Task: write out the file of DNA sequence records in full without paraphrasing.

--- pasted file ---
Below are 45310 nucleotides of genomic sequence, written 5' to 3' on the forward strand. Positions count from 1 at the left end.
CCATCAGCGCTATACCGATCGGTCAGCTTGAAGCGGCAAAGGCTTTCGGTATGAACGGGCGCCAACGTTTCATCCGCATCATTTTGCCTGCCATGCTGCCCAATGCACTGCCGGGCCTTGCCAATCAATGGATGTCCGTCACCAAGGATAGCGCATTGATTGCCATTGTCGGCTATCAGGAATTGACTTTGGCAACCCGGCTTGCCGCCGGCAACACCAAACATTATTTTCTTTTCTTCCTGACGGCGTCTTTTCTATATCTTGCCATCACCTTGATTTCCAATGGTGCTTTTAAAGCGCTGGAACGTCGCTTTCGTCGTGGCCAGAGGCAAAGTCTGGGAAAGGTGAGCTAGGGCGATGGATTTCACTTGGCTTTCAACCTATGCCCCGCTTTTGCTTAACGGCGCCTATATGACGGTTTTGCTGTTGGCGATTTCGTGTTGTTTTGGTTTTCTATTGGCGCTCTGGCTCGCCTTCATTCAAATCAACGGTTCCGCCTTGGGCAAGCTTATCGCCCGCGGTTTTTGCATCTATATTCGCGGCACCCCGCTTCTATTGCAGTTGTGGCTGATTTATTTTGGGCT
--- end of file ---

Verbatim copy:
Below are 45310 nucleotides of genomic sequence, written 5' to 3' on the forward strand. Positions count from 1 at the left end.
CCATCAGCGCTATACCGATCGGTCAGCTTGAAGCGGCAAAGGCTTTCGGTATGAACGGGCGCCAACGTTTCATCCGCATCATTTTGCCTGCCATGCTGCCCAATGCACTGCCGGGCCTTGCCAATCAATGGATGTCCGTCACCAAGGATAGCGCATTGATTGCCATTGTCGGCTATCAGGAATTGACTTTGGCAACCCGGCTTGCCGCCGGCAACACCAAACATTATTTTCTTTTCTTCCTGACGGCGTCTTTTCTATATCTTGCCATCACCTTGATTTCCAATGGTGCTTTTAAAGCGCTGGAACGTCGCTTTCGTCGTGGCCAGAGGCAAAGTCTGGGAAAGGTGAGCTAGGGCGATGGATTTCACTTGGCTTTCAACCTATGCCCCGCTTTTGCTTAACGGCGCCTATATGACGGTTTTGCTGTTGGCGATTTCGTGTTGTTTTGGTTTTCTATTGGCGCTCTGGCTCGCCTTCATTCAAATCAACGGTTCCGCCTTGGGCAAGCTTATCGCCCGCGGTTTTTGCATCTATATTCGCGGCACCCCGCTTCTATTGCAGTTGTGGCTGATTTATTTTGGGCT